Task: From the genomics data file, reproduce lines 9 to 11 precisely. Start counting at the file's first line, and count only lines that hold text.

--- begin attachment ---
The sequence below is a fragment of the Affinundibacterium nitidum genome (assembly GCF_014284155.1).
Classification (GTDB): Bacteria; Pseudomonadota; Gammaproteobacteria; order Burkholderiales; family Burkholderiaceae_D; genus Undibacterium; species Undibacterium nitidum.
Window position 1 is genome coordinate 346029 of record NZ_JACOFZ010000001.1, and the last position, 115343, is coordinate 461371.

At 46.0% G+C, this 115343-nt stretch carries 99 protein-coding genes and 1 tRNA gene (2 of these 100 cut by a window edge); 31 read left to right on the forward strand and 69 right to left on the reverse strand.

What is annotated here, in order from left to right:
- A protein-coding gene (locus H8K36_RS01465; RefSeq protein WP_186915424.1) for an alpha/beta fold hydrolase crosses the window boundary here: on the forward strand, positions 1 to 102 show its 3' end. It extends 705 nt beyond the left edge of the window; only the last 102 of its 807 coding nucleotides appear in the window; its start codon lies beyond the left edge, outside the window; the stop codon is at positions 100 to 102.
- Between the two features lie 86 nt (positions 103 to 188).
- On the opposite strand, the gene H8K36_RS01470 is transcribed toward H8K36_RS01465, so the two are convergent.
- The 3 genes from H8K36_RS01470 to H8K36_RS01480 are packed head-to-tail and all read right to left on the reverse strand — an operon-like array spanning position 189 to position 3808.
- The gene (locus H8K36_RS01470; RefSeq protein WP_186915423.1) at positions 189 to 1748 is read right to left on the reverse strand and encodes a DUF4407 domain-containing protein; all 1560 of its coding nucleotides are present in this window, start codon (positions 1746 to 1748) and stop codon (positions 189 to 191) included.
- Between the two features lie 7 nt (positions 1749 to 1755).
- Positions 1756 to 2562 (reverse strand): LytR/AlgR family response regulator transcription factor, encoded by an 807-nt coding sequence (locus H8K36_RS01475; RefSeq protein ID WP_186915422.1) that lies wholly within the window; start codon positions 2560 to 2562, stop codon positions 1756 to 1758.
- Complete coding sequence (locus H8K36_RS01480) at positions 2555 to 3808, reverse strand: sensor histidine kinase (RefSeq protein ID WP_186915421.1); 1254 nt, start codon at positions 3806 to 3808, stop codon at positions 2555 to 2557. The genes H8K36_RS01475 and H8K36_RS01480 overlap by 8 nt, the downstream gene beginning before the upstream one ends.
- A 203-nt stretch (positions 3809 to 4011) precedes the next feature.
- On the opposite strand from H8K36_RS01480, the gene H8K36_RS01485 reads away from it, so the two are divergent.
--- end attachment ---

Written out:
- The 3 genes from H8K36_RS01470 to H8K36_RS01480 are packed head-to-tail and all read right to left on the reverse strand — an operon-like array spanning position 189 to position 3808.
- The gene (locus H8K36_RS01470; RefSeq protein WP_186915423.1) at positions 189 to 1748 is read right to left on the reverse strand and encodes a DUF4407 domain-containing protein; all 1560 of its coding nucleotides are present in this window, start codon (positions 1746 to 1748) and stop codon (positions 189 to 191) included.
- Between the two features lie 7 nt (positions 1749 to 1755).